A senior leader of the Catalan independence movement has warned Spain that it faces a backlash from international investors – and renewed market pressure over its debt load – if it refuses to allow an independence referendum in the northern region.
The remarks by Oriol Junqueras, the leader of the Catalonia’s Esquerra Republicana party, mark a new escalation in the simmering conflict over the region’s political future. They are designed to raise pressure on Madrid by linking the independence debate directly to what the government of Mariano Rajoy regards as its principal achievement to date – lifting Spain out of recession and winning back the trust of international investors.
“The Spanish state has €1tn of debt. This debt will have to be paid with our taxes, so I don’t believe that the best way for the Spanish state to meet its financial obligations is to clash with its own citizens,” Mr Junqueras told the Financial Times in an interview.
“If I was an investor I would be more calm knowing that there is an independent Catalonia that is ready to comply with its obligations than having a kingdom of Spain that is in confrontation with its own citizens.”
The Catalan government has promised to hold an independence referendum in November, less than two months after the Scottish plebiscite over a possible break with the UK. Unlike the British government, however, Madrid has insisted that a regional vote on independence is illegal, and that the Catalan referendum will not go ahead.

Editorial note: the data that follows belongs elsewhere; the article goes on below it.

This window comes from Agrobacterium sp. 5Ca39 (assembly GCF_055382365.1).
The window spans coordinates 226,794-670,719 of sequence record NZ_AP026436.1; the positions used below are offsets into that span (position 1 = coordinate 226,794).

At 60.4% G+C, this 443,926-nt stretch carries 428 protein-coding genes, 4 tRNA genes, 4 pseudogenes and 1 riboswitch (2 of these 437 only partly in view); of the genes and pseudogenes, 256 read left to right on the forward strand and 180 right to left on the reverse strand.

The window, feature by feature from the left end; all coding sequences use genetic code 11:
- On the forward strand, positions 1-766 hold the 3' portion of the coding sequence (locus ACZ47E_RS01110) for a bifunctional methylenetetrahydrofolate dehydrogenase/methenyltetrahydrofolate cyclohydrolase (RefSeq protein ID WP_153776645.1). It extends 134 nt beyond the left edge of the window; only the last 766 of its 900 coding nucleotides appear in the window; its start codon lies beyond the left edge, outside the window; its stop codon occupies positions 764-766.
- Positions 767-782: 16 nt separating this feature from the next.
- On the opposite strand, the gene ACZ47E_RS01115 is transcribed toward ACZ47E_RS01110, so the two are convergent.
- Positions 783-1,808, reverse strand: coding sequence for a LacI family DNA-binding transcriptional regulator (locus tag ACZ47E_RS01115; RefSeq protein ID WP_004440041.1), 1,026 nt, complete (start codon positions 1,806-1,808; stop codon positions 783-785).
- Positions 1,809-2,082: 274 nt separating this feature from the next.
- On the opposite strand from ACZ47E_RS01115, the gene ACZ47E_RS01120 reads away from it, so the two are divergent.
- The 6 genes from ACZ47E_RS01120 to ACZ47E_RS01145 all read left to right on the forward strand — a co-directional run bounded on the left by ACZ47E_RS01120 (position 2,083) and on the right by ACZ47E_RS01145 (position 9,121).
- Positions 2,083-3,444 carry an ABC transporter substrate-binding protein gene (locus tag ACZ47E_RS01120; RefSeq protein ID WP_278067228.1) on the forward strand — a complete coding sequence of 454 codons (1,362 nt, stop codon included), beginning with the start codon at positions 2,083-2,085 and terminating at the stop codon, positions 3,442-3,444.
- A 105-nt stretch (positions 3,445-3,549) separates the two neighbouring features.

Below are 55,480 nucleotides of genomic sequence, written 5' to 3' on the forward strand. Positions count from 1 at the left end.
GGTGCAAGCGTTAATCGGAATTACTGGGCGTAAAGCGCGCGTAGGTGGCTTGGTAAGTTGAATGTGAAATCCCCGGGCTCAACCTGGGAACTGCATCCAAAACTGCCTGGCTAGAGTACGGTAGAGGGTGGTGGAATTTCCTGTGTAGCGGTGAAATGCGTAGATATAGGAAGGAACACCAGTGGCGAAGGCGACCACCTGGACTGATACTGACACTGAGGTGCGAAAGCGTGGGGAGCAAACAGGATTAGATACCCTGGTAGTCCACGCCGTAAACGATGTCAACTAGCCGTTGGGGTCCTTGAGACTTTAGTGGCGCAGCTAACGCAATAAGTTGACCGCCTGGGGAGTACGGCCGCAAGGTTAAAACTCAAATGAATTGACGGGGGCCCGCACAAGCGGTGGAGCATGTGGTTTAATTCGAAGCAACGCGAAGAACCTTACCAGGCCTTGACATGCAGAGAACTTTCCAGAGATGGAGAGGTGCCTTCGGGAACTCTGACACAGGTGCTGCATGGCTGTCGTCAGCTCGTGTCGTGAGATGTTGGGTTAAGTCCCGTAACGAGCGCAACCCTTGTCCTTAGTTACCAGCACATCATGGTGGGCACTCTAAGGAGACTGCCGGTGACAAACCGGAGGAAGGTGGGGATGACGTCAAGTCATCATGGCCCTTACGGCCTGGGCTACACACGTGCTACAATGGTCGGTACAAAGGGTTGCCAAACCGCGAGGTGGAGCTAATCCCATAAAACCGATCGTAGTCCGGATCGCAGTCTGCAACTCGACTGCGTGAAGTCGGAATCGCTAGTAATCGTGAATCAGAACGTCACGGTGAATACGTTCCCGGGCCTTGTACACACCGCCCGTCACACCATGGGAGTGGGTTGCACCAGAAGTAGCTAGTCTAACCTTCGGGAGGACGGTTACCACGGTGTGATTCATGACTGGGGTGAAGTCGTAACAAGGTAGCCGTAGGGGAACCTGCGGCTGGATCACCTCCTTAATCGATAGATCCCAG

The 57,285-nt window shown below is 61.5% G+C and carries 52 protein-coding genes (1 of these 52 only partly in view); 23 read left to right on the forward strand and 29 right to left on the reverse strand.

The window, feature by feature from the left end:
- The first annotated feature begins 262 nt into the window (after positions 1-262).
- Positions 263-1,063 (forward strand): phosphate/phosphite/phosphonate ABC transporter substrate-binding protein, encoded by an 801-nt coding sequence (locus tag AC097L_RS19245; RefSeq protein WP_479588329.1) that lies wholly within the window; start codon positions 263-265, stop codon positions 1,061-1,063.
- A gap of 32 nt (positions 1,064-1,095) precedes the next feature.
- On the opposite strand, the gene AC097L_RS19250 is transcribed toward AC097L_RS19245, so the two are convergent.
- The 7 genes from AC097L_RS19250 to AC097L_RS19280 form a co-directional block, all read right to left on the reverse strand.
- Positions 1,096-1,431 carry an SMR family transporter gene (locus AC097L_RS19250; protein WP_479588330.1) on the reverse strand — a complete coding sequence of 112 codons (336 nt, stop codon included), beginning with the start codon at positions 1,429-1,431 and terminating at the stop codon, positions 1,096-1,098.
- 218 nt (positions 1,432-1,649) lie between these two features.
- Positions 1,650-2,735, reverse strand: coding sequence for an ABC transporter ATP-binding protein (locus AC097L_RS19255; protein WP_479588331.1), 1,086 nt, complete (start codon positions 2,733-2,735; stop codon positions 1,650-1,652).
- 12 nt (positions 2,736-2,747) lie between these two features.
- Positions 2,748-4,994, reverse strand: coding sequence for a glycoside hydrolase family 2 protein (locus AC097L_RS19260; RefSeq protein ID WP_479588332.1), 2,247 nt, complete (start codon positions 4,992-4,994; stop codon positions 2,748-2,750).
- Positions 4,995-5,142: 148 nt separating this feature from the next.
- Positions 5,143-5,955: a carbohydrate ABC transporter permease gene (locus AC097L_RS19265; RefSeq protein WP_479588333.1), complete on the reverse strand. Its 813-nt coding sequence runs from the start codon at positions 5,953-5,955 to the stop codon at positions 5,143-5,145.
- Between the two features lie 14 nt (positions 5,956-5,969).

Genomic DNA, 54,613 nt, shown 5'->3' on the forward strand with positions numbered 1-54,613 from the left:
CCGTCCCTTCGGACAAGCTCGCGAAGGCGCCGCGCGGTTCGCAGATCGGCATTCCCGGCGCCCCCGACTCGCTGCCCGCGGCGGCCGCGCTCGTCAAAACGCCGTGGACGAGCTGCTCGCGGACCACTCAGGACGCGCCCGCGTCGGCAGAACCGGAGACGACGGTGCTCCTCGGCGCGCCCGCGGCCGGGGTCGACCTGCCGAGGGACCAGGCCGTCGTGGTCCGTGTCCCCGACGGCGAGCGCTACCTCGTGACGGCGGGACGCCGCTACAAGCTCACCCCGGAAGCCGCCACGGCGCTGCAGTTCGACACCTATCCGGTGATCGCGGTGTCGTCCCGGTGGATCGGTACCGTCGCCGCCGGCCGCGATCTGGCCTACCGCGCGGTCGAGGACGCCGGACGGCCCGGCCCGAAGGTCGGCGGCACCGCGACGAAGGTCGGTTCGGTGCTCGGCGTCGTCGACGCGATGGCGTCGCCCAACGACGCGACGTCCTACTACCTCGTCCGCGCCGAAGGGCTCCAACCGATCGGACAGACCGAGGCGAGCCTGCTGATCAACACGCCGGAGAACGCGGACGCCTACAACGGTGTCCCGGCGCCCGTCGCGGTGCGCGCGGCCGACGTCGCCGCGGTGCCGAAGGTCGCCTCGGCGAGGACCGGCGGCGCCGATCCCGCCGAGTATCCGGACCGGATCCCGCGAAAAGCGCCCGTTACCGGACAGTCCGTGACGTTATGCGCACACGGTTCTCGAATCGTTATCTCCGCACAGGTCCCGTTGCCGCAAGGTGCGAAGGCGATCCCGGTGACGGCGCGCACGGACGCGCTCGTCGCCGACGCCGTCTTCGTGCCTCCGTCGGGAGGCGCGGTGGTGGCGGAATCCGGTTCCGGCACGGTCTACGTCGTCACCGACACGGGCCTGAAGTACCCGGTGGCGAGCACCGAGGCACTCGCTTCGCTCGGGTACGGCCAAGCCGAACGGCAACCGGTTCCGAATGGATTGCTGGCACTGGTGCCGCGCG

The looming clash has so far failed to dent investor enthusiasm for Spain, which has seen yields on sovereign bonds fall to historic lows as well as impressive stock market gains over the past two years. But some bankers and business leaders warn privately that the Catalan stand-off could damage confidence in Spain’s nascent economic recovery, a concern that Mr Junqueras now seems keen to turn to Catalonia’s advantage...
Sir, Certainly, the wrongdoings – tax fraud at the very least – of the former Catalan president Jordi Pujol (“Catalonia’s shame, a stain on Spain”, editorial, August 13) are causing quite a stir regarding the argument over Catalan independence. But to expect that the scandal will foster “a more sophisticated debate about the appropriate balance of power between Spain’s regions and its central government” from those who are “rubbing their hands in glee” is, as far as Catalonia is concerned, simply unrealistic.
Will Mariano Rajoy “take advantage of this moment of Convergència’s relative weakness to engage with Artur Mas’s latest proposals on regional financing and education policies”? I don’t think so. With the benefit of hindsight, it is clear that Mr Rajoy will yet again miss out on the opportunity to engage constructively with Mr Mas on any proposal on regional financing, education policies and the political status of Catalonia whatsoever. The Spanish premier won’t concede to any of Catalonia’s demands, however blatantly legitimate they may be, as this would be widely regarded across Spain as yielding to so-called “Catalan blackmail”.
If anything, Mr Rajoy will profit from Mr Pujol’s scandal, as it will undermine Convergència in favour of Esquerra Republicana de Catalunya, the 80-odd-year-old, ever-advocating-independence Catalan party, thus pushing independentistas further towards a unilateral declaration of independence...